Background: Smoking cessation improves physical health but it has been suggested that in vulnerable individuals it may worsen mental health. This study aimed to identify the short- and longer-term effects of stopping smoking on depression and anxiety in the general population and in those with a history of these disorders. Method: Sociodemographic and smoking characteristics, and mental and physical health were assessed using established measures in the ATTEMPT cohort, an international longitudinal study of smokers (n = 3645). Smokers who had stopped for at least 3 months or less than 3 months at the 12-month follow-up were compared with current smokers (n = 1640). Results: At follow-up, 9.7% [95% confidence interval (CI) 8.3-11.2] of smokers had stopped for less than 3 months and 7.5% (95% CI 6.3-8.9) for at least 3 months. Compared with current smokers, prevalence of depression prescriptions obtained in the last 2 weeks was lower for those who had stopped for less than 3 months [odds ratio (OR) 0.37, 95% CI 0.14-0.96] or at least 3 months (OR 0.25, 95% CI 0.06-0.94) after adjusting for baseline prescription levels and confounding variables. Adjusted prevalence of recent depression symptoms was also lower for ex-smokers who had stopped for less than 3 months (OR 0.34, 95% CI 0.15-0.78) or at least 3 months (OR 0.24, 95% CI 0.09-0.67) than among continuing smokers. There was no change in anxiety measures in the general population or any increase in anxiety or depression symptoms in ex-smokers with a past history of these conditions. Conclusions: Smoking cessation does not appear to be associated with an increase in anxiety or depression and may lead to a reduced incidence of depression.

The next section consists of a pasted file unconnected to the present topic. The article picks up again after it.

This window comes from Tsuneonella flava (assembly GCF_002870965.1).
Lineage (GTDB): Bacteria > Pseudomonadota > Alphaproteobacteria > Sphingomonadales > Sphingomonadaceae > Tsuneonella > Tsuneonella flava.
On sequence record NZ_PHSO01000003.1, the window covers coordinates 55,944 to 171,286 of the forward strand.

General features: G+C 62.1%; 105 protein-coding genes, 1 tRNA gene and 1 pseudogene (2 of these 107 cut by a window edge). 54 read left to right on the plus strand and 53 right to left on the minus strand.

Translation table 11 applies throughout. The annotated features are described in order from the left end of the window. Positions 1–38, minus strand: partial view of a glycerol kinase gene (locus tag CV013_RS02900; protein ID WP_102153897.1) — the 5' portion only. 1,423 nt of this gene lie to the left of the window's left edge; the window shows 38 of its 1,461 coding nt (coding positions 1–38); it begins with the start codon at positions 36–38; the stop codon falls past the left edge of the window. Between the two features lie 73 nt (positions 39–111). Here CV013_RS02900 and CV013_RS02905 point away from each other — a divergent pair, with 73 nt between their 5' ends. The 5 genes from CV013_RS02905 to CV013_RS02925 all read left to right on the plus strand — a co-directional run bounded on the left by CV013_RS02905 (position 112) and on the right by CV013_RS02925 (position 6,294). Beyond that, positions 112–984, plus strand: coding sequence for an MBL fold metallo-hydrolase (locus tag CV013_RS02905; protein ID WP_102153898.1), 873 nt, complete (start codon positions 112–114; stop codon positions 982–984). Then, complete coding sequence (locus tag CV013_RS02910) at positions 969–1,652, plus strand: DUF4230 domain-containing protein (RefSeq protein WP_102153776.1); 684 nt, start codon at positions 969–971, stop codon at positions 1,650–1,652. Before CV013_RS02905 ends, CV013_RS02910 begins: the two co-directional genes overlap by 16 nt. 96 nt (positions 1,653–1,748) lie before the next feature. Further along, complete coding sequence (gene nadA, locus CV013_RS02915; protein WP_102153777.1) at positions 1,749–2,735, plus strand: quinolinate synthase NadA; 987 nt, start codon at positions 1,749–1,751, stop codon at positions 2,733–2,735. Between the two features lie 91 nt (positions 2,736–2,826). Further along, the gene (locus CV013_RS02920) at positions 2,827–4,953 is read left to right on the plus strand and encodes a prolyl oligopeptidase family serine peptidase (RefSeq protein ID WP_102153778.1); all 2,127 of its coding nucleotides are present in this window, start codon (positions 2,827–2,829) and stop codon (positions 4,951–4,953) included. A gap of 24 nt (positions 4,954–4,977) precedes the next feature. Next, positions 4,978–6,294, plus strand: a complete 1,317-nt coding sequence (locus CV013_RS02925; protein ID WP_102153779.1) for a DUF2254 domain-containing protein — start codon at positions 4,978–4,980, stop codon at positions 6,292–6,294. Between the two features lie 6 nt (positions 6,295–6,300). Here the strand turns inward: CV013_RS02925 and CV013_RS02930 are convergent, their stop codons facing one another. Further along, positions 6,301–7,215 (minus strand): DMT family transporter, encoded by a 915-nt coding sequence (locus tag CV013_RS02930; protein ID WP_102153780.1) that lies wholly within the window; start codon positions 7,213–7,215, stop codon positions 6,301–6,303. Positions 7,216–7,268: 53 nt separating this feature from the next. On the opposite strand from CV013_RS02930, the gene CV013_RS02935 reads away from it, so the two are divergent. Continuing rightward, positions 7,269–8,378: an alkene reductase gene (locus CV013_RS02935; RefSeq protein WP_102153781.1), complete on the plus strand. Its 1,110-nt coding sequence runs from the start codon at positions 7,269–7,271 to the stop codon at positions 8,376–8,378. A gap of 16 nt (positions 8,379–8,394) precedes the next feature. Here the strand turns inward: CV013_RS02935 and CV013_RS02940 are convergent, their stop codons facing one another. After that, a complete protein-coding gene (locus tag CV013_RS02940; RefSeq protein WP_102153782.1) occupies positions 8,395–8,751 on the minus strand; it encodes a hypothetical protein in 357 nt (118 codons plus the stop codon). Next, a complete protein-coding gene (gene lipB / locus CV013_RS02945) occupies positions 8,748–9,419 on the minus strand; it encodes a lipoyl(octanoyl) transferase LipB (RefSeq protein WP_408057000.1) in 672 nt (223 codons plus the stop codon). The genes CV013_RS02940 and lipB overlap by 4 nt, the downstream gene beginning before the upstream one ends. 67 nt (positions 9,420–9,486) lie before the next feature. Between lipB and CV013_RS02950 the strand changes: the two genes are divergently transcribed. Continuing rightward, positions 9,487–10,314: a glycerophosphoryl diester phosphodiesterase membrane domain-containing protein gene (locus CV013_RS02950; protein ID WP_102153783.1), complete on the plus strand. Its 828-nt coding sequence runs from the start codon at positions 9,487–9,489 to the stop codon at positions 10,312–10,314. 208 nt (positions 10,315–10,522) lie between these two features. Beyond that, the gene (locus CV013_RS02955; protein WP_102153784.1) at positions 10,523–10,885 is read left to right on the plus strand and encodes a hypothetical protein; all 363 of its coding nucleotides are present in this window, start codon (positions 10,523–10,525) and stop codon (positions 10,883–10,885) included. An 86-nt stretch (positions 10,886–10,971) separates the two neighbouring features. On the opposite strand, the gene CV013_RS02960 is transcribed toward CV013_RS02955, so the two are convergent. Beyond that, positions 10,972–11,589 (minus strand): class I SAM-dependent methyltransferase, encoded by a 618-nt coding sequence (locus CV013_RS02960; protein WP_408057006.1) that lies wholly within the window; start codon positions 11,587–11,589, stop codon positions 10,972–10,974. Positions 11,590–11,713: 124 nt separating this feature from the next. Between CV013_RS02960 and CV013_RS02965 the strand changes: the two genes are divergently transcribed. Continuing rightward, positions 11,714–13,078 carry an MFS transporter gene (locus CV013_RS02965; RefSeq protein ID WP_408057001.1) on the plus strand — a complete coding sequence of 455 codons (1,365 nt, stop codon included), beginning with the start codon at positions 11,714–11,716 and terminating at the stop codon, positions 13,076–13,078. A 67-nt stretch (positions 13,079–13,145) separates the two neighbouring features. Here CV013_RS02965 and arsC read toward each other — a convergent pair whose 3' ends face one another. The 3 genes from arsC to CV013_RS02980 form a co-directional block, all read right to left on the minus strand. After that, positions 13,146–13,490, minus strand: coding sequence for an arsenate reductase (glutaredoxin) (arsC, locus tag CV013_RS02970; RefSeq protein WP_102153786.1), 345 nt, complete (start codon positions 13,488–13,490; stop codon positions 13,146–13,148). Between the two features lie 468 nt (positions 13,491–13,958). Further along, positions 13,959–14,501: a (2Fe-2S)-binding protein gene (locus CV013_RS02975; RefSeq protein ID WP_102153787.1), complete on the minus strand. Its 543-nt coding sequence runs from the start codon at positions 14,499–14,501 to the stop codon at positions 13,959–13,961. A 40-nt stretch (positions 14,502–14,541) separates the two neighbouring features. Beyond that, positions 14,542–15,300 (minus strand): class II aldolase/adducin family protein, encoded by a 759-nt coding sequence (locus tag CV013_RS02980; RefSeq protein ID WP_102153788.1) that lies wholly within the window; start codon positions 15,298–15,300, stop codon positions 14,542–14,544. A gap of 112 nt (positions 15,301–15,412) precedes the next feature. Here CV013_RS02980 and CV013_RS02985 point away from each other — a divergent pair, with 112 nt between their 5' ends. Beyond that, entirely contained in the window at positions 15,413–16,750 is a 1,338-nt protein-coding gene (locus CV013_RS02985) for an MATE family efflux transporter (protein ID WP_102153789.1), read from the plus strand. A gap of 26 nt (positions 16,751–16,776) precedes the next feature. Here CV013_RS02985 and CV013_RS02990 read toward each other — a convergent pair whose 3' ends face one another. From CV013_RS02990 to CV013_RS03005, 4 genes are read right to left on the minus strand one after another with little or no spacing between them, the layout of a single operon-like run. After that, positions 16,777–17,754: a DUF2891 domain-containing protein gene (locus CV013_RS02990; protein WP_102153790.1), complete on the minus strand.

Full-text available
Despite a lack of empirical evidence, many smokers and health professionals believe that tobacco smoking reduces anxiety, which may deter smoking cessation. The study aim was to assess whether successful smoking cessation or relapse to smoking after a quit attempt are associated with changes in anxiety. A total of 491 smokers attending National Health Service smoking cessation clinics in England were followed up 6 months after enrolment in a trial of pharmacogenetic tailoring of nicotine replacement therapy (ISRCTN14352545). There was a points difference of 11.8 (95% CI 7.7-16.0) in anxiety score 6 months after cessation between people who relapsed to smoking and people who attained abstinence. This reflected a three-point increase in anxiety from baseline for participants who relapsed and a nine-point decrease for participants who abstained. The increase in anxiety in those who relapsed was largest for those with a current diagnosis of psychiatric disorder and whose main reason for smoking was to cope with stress. The decrease in anxiety on abstinence was larger for these groups also. People who achieve abstinence experience a marked reduction in anxiety whereas those who fail to quit experience a modest increase in the long term. These data contradict the assumption that smoking is a stress reliever, but suggest that failure of a quit attempt may generate anxiety.